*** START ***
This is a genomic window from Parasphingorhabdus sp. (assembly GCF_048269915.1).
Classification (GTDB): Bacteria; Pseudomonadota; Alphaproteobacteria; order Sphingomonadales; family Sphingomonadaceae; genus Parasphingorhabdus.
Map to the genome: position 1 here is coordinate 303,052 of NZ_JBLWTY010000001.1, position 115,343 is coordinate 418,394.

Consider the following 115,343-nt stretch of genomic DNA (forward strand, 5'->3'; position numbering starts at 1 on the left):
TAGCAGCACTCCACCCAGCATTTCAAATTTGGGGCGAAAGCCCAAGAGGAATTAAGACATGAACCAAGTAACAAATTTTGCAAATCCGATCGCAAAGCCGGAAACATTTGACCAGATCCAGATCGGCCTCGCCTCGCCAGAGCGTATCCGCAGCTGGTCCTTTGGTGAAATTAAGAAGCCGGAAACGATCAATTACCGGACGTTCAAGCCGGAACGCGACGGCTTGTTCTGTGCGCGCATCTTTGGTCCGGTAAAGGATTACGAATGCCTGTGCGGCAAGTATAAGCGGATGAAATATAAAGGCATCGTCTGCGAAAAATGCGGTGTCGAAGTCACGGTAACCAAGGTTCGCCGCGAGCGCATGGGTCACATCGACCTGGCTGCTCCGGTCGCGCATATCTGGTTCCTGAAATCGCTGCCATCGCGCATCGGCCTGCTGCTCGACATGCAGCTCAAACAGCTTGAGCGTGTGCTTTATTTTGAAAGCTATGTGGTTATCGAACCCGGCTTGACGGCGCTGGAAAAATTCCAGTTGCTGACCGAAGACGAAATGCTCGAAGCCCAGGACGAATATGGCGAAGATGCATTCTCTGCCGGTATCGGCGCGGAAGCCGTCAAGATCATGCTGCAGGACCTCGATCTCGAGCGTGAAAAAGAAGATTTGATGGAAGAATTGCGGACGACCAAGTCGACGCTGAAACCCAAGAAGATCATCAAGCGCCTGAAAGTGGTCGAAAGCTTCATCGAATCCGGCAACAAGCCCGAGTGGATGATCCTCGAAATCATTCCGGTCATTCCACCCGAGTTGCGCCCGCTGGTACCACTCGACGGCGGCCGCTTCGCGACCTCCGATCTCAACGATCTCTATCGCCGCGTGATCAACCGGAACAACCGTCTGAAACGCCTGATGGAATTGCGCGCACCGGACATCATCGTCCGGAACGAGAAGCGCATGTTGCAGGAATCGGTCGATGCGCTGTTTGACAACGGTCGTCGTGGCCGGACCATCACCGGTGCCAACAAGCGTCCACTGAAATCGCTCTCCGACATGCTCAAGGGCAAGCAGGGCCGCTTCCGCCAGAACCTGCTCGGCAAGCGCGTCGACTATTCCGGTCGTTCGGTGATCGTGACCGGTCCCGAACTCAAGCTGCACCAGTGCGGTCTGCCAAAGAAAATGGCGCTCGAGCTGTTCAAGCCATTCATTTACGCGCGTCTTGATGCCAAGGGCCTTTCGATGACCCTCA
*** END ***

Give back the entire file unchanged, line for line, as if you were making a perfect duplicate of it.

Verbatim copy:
This is a genomic window from Parasphingorhabdus sp. (assembly GCF_048269915.1).
Classification (GTDB): Bacteria; Pseudomonadota; Alphaproteobacteria; order Sphingomonadales; family Sphingomonadaceae; genus Parasphingorhabdus.
Map to the genome: position 1 here is coordinate 303,052 of NZ_JBLWTY010000001.1, position 115,343 is coordinate 418,394.

Consider the following 115,343-nt stretch of genomic DNA (forward strand, 5'->3'; position numbering starts at 1 on the left):
TAGCAGCACTCCACCCAGCATTTCAAATTTGGGGCGAAAGCCCAAGAGGAATTAAGACATGAACCAAGTAACAAATTTTGCAAATCCGATCGCAAAGCCGGAAACATTTGACCAGATCCAGATCGGCCTCGCCTCGCCAGAGCGTATCCGCAGCTGGTCCTTTGGTGAAATTAAGAAGCCGGAAACGATCAATTACCGGACGTTCAAGCCGGAACGCGACGGCTTGTTCTGTGCGCGCATCTTTGGTCCGGTAAAGGATTACGAATGCCTGTGCGGCAAGTATAAGCGGATGAAATATAAAGGCATCGTCTGCGAAAAATGCGGTGTCGAAGTCACGGTAACCAAGGTTCGCCGCGAGCGCATGGGTCACATCGACCTGGCTGCTCCGGTCGCGCATATCTGGTTCCTGAAATCGCTGCCATCGCGCATCGGCCTGCTGCTCGACATGCAGCTCAAACAGCTTGAGCGTGTGCTTTATTTTGAAAGCTATGTGGTTATCGAACCCGGCTTGACGGCGCTGGAAAAATTCCAGTTGCTGACCGAAGACGAAATGCTCGAAGCCCAGGACGAATATGGCGAAGATGCATTCTCTGCCGGTATCGGCGCGGAAGCCGTCAAGATCATGCTGCAGGACCTCGATCTCGAGCGTGAAAAAGAAGATTTGATGGAAGAATTGCGGACGACCAAGTCGACGCTGAAACCCAAGAAGATCATCAAGCGCCTGAAAGTGGTCGAAAGCTTCATCGAATCCGGCAACAAGCCCGAGTGGATGATCCTCGAAATCATTCCGGTCATTCCACCCGAGTTGCGCCCGCTGGTACCACTCGACGGCGGCCGCTTCGCGACCTCCGATCTCAACGATCTCTATCGCCGCGTGATCAACCGGAACAACCGTCTGAAACGCCTGATGGAATTGCGCGCACCGGACATCATCGTCCGGAACGAGAAGCGCATGTTGCAGGAATCGGTCGATGCGCTGTTTGACAACGGTCGTCGTGGCCGGACCATCACCGGTGCCAACAAGCGTCCACTGAAATCGCTCTCCGACATGCTCAAGGGCAAGCAGGGCCGCTTCCGCCAGAACCTGCTCGGCAAGCGCGTCGACTATTCCGGTCGTTCGGTGATCGTGACCGGTCCCGAACTCAAGCTGCACCAGTGCGGTCTGCCAAAGAAAATGGCGCTCGAGCTGTTCAAGCCATTCATTTACGCGCGTCTTGATGCCAAGGGCCTTTCGATGACCCTCA